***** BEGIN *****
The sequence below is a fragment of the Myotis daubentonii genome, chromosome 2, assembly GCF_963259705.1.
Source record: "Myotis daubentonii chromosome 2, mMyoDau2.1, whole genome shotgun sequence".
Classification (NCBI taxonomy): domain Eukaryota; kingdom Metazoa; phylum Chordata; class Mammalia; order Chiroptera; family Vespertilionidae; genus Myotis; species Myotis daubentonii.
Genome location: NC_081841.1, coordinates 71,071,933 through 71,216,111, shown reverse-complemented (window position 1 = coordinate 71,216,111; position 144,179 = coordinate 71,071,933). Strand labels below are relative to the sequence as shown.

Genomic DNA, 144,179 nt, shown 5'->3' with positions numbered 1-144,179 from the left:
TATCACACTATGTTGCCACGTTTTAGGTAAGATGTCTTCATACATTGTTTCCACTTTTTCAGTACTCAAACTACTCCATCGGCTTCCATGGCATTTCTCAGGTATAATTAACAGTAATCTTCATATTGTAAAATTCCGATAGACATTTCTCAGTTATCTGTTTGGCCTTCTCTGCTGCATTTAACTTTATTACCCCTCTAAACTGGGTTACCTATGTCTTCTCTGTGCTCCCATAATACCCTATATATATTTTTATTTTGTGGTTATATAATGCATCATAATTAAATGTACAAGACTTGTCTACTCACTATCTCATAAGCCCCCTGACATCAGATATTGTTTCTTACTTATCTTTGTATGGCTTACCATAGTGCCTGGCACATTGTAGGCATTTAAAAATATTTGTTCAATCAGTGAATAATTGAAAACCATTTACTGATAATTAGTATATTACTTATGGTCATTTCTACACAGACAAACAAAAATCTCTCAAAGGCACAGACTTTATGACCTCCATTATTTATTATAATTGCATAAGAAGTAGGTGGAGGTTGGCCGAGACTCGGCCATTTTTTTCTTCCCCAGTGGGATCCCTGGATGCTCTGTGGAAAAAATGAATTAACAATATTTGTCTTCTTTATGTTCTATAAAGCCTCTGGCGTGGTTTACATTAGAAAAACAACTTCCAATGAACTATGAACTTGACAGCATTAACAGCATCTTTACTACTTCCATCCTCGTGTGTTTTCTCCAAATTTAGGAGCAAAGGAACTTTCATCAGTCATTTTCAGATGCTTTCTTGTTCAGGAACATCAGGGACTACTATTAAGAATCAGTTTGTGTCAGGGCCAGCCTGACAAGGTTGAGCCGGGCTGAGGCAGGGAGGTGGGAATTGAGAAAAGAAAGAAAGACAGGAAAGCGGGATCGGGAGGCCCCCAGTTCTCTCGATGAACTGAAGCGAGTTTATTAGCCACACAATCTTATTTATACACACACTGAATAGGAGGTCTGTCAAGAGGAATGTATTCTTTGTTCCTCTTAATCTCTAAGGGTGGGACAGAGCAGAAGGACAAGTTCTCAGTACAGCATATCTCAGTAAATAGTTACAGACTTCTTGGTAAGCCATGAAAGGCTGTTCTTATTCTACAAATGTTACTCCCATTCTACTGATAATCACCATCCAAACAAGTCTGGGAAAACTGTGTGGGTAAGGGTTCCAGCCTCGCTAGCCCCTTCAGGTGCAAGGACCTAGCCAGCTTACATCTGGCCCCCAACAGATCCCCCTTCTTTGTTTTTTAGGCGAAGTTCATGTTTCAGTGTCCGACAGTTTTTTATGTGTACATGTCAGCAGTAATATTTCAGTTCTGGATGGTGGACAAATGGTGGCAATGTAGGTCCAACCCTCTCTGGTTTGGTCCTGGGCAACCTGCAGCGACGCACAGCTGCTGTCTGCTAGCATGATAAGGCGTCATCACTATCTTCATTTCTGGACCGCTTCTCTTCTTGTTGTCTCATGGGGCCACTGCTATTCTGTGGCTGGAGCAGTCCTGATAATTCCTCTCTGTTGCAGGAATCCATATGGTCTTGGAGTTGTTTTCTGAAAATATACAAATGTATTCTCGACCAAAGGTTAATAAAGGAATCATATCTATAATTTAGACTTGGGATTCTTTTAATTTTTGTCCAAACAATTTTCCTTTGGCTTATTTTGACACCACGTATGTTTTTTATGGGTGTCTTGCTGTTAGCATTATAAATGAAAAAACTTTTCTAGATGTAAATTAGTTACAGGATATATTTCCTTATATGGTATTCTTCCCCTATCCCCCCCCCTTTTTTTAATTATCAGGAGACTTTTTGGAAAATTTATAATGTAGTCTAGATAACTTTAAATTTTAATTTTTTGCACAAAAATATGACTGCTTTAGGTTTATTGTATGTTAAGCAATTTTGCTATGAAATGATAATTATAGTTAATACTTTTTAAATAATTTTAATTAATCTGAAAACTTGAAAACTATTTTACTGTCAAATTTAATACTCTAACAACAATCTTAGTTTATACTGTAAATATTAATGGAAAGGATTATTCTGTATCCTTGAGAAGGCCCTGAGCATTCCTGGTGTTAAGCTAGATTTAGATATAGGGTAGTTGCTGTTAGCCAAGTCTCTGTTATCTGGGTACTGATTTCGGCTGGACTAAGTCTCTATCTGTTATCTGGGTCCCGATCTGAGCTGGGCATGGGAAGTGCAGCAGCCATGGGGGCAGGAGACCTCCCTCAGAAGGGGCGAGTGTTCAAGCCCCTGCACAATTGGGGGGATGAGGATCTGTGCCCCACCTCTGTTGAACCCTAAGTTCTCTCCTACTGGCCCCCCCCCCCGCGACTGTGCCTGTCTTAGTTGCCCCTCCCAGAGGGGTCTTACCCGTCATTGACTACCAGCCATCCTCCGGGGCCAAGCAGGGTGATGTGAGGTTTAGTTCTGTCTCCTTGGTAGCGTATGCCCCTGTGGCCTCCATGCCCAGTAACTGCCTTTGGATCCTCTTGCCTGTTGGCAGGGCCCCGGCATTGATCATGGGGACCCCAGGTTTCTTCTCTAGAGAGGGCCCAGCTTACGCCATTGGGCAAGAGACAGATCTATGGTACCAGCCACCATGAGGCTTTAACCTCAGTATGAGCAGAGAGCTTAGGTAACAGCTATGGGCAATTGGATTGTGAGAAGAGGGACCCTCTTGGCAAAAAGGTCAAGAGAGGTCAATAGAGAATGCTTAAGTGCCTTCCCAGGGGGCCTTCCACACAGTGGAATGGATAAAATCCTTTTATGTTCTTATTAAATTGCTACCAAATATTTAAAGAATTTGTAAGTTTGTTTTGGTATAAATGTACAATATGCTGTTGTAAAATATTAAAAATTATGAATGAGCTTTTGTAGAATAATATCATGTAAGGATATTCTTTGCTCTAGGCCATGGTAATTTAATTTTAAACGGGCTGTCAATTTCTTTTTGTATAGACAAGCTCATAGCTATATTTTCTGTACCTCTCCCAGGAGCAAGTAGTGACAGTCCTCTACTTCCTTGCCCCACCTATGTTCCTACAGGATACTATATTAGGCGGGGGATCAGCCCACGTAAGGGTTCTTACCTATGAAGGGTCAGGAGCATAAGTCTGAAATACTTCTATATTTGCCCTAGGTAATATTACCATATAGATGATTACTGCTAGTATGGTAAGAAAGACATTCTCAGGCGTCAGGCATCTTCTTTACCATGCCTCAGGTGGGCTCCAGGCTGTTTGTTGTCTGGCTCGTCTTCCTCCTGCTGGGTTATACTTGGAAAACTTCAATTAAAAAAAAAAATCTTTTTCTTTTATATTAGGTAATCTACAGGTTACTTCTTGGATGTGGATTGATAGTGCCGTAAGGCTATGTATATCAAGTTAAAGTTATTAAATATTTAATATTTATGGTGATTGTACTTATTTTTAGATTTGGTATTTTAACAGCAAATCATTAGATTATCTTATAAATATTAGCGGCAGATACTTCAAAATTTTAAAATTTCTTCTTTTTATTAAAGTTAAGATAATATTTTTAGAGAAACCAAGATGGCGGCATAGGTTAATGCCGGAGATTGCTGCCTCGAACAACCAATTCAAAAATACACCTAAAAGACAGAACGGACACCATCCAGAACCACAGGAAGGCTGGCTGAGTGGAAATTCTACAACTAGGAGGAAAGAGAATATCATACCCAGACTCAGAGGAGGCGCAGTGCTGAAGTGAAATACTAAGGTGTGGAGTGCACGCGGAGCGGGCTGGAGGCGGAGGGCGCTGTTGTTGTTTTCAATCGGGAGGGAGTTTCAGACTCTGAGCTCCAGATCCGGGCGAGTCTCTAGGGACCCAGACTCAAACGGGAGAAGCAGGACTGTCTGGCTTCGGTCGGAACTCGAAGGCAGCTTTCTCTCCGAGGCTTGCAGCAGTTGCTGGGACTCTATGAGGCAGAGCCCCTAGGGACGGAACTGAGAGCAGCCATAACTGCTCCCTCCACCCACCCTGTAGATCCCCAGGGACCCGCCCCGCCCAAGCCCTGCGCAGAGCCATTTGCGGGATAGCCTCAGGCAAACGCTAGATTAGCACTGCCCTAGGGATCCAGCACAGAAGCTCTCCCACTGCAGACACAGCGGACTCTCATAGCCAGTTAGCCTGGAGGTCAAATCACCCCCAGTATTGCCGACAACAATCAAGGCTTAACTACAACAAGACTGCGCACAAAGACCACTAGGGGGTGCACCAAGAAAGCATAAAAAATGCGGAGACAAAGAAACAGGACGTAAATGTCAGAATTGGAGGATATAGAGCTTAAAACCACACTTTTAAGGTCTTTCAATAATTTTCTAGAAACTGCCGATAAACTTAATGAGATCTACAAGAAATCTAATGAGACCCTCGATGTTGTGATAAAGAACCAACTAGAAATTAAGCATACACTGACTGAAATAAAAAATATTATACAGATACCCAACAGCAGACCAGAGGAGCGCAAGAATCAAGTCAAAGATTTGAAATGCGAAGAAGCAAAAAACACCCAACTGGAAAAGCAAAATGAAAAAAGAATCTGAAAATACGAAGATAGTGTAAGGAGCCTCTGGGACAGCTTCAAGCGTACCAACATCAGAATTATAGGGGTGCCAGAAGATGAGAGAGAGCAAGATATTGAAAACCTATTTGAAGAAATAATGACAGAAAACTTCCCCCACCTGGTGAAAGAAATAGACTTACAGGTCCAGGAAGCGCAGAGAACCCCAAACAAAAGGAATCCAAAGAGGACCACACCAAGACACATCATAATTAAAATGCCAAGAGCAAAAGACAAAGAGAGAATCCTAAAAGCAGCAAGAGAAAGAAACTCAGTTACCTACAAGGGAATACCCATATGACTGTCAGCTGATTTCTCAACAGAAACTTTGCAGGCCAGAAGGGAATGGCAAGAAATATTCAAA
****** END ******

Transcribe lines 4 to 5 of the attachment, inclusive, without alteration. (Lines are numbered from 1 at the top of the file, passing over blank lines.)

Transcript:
Genome location: NC_081841.1, coordinates 71,071,933 through 71,216,111, shown reverse-complemented (window position 1 = coordinate 71,216,111; position 144,179 = coordinate 71,071,933). Strand labels below are relative to the sequence as shown.

Genomic DNA, 144,179 nt, shown 5'->3' with positions numbered 1-144,179 from the left: